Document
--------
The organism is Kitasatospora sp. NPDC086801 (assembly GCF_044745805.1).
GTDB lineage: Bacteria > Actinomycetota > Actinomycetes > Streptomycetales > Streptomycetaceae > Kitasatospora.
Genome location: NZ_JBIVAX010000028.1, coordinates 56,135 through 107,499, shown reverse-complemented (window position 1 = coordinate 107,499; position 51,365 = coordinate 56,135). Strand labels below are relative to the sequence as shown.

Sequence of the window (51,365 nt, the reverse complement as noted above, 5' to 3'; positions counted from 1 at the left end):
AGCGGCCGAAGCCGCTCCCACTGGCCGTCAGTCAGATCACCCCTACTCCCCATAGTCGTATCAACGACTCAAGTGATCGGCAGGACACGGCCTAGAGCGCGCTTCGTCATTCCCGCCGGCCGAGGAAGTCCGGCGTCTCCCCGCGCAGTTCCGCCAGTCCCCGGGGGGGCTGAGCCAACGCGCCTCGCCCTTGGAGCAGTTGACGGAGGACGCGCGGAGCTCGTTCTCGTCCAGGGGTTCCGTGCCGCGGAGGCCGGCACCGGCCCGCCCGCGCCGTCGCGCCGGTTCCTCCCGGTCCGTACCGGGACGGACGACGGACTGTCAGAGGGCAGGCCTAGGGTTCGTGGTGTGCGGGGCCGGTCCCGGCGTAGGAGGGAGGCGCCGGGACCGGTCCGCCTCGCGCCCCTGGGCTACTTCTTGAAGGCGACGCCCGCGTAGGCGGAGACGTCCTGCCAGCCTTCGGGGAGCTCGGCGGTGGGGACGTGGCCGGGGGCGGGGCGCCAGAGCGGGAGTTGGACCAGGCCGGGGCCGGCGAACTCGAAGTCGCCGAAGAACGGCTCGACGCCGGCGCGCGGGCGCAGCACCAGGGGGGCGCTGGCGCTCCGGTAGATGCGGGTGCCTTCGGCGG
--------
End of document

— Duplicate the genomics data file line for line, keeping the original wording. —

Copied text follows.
The organism is Kitasatospora sp. NPDC086801 (assembly GCF_044745805.1).
GTDB lineage: Bacteria > Actinomycetota > Actinomycetes > Streptomycetales > Streptomycetaceae > Kitasatospora.
Genome location: NZ_JBIVAX010000028.1, coordinates 56,135 through 107,499, shown reverse-complemented (window position 1 = coordinate 107,499; position 51,365 = coordinate 56,135). Strand labels below are relative to the sequence as shown.

Sequence of the window (51,365 nt, the reverse complement as noted above, 5' to 3'; positions counted from 1 at the left end):
AGCGGCCGAAGCCGCTCCCACTGGCCGTCAGTCAGATCACCCCTACTCCCCATAGTCGTATCAACGACTCAAGTGATCGGCAGGACACGGCCTAGAGCGCGCTTCGTCATTCCCGCCGGCCGAGGAAGTCCGGCGTCTCCCCGCGCAGTTCCGCCAGTCCCCGGGGGGGCTGAGCCAACGCGCCTCGCCCTTGGAGCAGTTGACGGAGGACGCGCGGAGCTCGTTCTCGTCCAGGGGTTCCGTGCCGCGGAGGCCGGCACCGGCCCGCCCGCGCCGTCGCGCCGGTTCCTCCCGGTCCGTACCGGGACGGACGACGGACTGTCAGAGGGCAGGCCTAGGGTTCGTGGTGTGCGGGGCCGGTCCCGGCGTAGGAGGGAGGCGCCGGGACCGGTCCGCCTCGCGCCCCTGGGCTACTTCTTGAAGGCGACGCCCGCGTAGGCGGAGACGTCCTGCCAGCCTTCGGGGAGCTCGGCGGTGGGGACGTGGCCGGGGGCGGGGCGCCAGAGCGGGAGTTGGACCAGGCCGGGGCCGGCGAACTCGAAGTCGCCGAAGAACGGCTCGACGCCGGCGCGCGGGCGCAGCACCAGGGGGGCGCTGGCGCTCCGGTAGATGCGGGTGCCTTCGGCGG